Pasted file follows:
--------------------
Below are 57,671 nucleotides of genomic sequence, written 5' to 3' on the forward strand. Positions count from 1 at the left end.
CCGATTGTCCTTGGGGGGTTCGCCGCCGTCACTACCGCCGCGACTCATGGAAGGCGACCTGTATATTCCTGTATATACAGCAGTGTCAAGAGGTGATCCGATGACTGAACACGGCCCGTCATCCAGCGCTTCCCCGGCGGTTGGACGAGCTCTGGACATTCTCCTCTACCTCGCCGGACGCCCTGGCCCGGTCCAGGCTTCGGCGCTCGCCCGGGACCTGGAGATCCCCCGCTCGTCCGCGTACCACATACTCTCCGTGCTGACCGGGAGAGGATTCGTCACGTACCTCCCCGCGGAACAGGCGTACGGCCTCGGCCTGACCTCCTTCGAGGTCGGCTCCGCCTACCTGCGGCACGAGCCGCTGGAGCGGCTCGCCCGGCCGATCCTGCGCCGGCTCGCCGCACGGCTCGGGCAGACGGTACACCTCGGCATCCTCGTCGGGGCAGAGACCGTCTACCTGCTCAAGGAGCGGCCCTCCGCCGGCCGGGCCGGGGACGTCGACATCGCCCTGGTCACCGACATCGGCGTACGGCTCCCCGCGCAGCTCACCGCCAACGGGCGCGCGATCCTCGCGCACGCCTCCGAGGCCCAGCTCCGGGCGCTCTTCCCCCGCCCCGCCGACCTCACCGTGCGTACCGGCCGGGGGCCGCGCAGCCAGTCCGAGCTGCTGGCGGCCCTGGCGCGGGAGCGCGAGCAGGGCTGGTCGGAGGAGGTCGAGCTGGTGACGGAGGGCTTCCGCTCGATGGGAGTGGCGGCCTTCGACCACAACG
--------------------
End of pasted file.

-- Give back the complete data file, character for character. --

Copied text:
Below are 57,671 nucleotides of genomic sequence, written 5' to 3' on the forward strand. Positions count from 1 at the left end.
CCGATTGTCCTTGGGGGGTTCGCCGCCGTCACTACCGCCGCGACTCATGGAAGGCGACCTGTATATTCCTGTATATACAGCAGTGTCAAGAGGTGATCCGATGACTGAACACGGCCCGTCATCCAGCGCTTCCCCGGCGGTTGGACGAGCTCTGGACATTCTCCTCTACCTCGCCGGACGCCCTGGCCCGGTCCAGGCTTCGGCGCTCGCCCGGGACCTGGAGATCCCCCGCTCGTCCGCGTACCACATACTCTCCGTGCTGACCGGGAGAGGATTCGTCACGTACCTCCCCGCGGAACAGGCGTACGGCCTCGGCCTGACCTCCTTCGAGGTCGGCTCCGCCTACCTGCGGCACGAGCCGCTGGAGCGGCTCGCCCGGCCGATCCTGCGCCGGCTCGCCGCACGGCTCGGGCAGACGGTACACCTCGGCATCCTCGTCGGGGCAGAGACCGTCTACCTGCTCAAGGAGCGGCCCTCCGCCGGCCGGGCCGGGGACGTCGACATCGCCCTGGTCACCGACATCGGCGTACGGCTCCCCGCGCAGCTCACCGCCAACGGGCGCGCGATCCTCGCGCACGCCTCCGAGGCCCAGCTCCGGGCGCTCTTCCCCCGCCCCGCCGACCTCACCGTGCGTACCGGCCGGGGGCCGCGCAGCCAGTCCGAGCTGCTGGCGGCCCTGGCGCGGGAGCGCGAGCAGGGCTGGTCGGAGGAGGTCGAGCTGGTGACGGAGGGCTTCCGCTCGATGGGAGTGGCGGCCTTCGACCACAACG